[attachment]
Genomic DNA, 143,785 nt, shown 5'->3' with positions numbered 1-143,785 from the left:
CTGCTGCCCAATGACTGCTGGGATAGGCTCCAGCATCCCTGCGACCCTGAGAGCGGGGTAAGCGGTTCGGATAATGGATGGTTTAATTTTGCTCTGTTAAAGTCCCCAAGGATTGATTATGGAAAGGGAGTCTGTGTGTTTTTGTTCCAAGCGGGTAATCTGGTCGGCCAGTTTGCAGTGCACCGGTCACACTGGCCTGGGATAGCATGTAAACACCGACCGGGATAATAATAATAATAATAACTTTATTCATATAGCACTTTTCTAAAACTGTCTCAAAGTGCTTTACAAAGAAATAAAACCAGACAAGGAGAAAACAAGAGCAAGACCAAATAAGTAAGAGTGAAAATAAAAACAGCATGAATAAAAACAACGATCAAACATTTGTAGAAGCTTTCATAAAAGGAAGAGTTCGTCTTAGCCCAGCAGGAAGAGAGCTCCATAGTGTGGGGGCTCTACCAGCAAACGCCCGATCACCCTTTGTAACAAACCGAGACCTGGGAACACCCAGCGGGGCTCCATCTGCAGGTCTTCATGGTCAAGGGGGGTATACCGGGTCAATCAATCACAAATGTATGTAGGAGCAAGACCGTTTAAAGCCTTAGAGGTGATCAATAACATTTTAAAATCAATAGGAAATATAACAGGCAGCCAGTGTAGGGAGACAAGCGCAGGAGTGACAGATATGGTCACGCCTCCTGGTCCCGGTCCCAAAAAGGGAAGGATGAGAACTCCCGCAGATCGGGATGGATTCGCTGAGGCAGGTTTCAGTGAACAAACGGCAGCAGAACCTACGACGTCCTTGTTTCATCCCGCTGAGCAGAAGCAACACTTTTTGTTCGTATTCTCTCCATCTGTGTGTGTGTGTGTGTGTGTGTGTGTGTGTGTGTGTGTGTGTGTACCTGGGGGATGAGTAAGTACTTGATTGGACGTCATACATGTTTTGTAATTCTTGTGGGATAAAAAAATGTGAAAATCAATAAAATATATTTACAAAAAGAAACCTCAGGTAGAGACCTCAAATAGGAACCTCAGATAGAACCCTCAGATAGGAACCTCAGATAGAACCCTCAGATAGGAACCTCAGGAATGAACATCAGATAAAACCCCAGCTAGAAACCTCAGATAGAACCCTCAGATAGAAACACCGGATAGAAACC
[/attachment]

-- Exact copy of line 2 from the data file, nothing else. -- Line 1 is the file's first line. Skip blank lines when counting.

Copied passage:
CTGCTGCCCAATGACTGCTGGGATAGGCTCCAGCATCCCTGCGACCCTGAGAGCGGGGTAAGCGGTTCGGATAATGGATGGTTTAATTTTGCTCTGTTAAAGTCCCCAAGGATTGATTATGGAAAGGGAGTCTGTGTGTTTTTGTTCCAAGCGGGTAATCTGGTCGGCCAGTTTGCAGTGCACCGGTCACACTGGCCTGGGATAGCATGTAAACACCGACCGGGATAATAATAATAATAATAACTTTATTCATATAGCACTTTTCTAAAACTGTCTCAAAGTGCTTTACAAAGAAATAAAACCAGACAAGGAGAAAACAAGAGCAAGACCAAATAAGTAAGAGTGAAAATAAAAACAGCATGAATAAAAACAACGATCAAACATTTGTAGAAGCTTTCATAAAAGGAAGAGTTCGTCTTAGCCCAGCAGGAAGAGAGCTCCATAGTGTGGGGGCTCTACCAGCAAACGCCCGATCACCCTTTGTAACAAACCGAGACCTGGGAACACCCAGCGGGGCTCCATCTGCAGGTCTTCATGGTCAAGGGGGGTATACCGGGTCAATCAATCACAAATGTATGTAGGAGCAAGACCGTTTAAAGCCTTAGAGGTGATCAATAACATTTTAAAATCAATAGGAAATATAACAGGCAGCCAGTGTAGGGAGACAAGCGCAGGAGTGACAGATATGGTCACGCCTCCTGGTCCCGGTCCCAAAAAGGGAAGGATGAGAACTCCCGCAGATCGGGATGGATTCGCTGAGGCAGGTTTCAGTGAACAAACGGCAGCAGAACCTACGACGTCCTTGTTTCATCCCGCTGAGCAGAAGCAACACTTTTTGTTCGTATTCTCTCCATCTGTGTGTGTGTGTGTGTGTGTGTGTGTGTGTGTGTGTGTGTGTGTACCTGGGGGATGAGTAAGTACTTGATTGGACGTCATACATGTTTTGTAATTCTTGTGGGATAAAAAAATGTGAAAATCAATAAAATATATTTACAAAAAGAAACCTCAGGTAGAGACCTCAAATAGGAACCTCAGATAGAACCCTCAGATAGGAACCTCAGATAGAACCCTCAGATAGGAACCTCAGGAATGAACATCAGATAAAACCCCAGCTAGAAACCTCAGATAGAACCCTCAGATAGAAACACCGGATAGAAACC